“It depends how you look at it.” Q&A with Shai Atanelov, J-Camp Counselor

Portrait of Shai Atanelov.
J-Camp Counselor Shai Atanelov describes how a journey of martial arts led him to an unexpected destination: his personal philosophy.

All journeys have secret destinations of which the traveler is unaware.” –Martin Buber

Where will your journey take you?

Oshman Family Jewish Community Center (OFJCC): What brought you to the OFJCC?

Shai Atanelov (SA): The Jewish Agency for Israel sends 1,200 Israeli Emissaries all over North America for summer camps. When I got the message that I was going to “the Bay,” I found out it meant that I was going to California!

OFJCC: What made you want to be a counselor in a summer camp?
SA: When you work with kids, you get the chance to be fun and goofy. But you also help them learn values from you.

OFJCC: What do you hope your camp kids will learn from you?

SA: I hope they will remember two things: one, to always be happy, and two, be a good person by making the world a better place.

OFJCC: Have any of your campers made the world a better place since they met you?

SA: When I see them doing things like helping their friends close their backpacks or pick up trash from the floor. It starts with the small things.

OFJCC: What was a journey you took that ended up having a “secret destination”?

Taijitu symbol representing Yin and Yang.

Taijitu symbol representing Yin and Yang. Gregory Maxwell https://commons.wikimedia.org/w/index.php?curid=364239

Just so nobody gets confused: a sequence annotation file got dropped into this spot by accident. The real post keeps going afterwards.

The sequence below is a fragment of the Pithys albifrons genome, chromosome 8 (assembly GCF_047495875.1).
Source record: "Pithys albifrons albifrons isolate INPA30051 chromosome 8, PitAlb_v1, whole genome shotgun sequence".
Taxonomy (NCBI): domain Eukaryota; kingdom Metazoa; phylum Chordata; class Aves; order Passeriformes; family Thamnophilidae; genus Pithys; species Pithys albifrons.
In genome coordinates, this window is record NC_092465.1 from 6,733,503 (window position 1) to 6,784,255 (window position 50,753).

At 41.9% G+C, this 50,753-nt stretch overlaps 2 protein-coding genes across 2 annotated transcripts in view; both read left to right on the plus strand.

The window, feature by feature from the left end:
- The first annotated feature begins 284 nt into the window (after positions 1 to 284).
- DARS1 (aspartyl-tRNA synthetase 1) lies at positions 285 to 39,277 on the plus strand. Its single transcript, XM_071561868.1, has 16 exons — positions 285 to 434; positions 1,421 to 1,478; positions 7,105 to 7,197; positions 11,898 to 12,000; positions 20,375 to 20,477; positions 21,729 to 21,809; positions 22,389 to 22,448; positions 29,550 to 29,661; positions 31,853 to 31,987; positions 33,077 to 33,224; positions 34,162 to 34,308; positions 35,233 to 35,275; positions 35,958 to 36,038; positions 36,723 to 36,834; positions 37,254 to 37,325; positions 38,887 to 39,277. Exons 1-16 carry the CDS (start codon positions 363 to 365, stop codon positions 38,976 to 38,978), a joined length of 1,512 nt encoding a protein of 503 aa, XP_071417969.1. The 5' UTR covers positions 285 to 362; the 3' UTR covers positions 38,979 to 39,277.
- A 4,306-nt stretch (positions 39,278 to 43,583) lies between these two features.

SA: I am pretty into martial arts. I started learning karate at the age of seven and Krav Maga (an Israeli self-defense system) at 16. It was because of this that I discovered the concept of yin and yang. Do you know yin and yang? The circle is divided in two halves. There is a black half and a white half. And there is a tiny white dot in the black half and a tiny black dot in the white half. I asked my Krav Maga teacher what it meant. He told me the ying and yang says that in every good thing, there is a little bad, and vice versa. But they don’t work against each other—they complement each other.  And it’s up to you to decide how you are going to look at it. Ever since then, that has been my motto.

OFJCC: How so?

SA: I believe that if you want to make your life better, it depends on how you are going to look at it. It is up to you to make a difference.

OFJCC: How has this “secret destination” been part of your journey at the Oshman Family JCC?
SA: The best thing about the OFJCC is the diversity. That’s what I like about J-Camp. Even though it is a camp at a Jewish Community Center, it doesn’t mean you have to be Jewish. The fact that there are people from different ethnicities and everywhere around the world is very important. Jews live among Arabs, right-wing among left-wing, religious and not religious. We have a lot of groups. I like the fact that [the OFJCC] is one place that connects all kinds of people no matter what your religion or what you believe in.

I also appreciate the diversity of the Bay Area. The values accept everyone here.  It really connects with what I believe in, to accept and value people and make the world a better place to live in.

OFJCC: Anything else you like about the Bay Area?
SA: I think I am one of the few Israelis who understands the game of baseball and actually likes this sport. My host family last year taught me the rules. I am a Giants fan, that’s for sure.

Shai holds a microphone to OFJCC J-Campers

Shai with OFJCC J-Campers

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Andrea Longini

Written by Andrea Longini

Andrea Longini calls herself the Communications Manager at the OFJCC. She also calls her family long distance in Pittsburgh and her in-laws even longer distance in Belgium. She believes part of living fully is staying in touch with people you care about. An example of how this can be done is by sending them links to meaningful blog posts. Now that's what she calls communicating!

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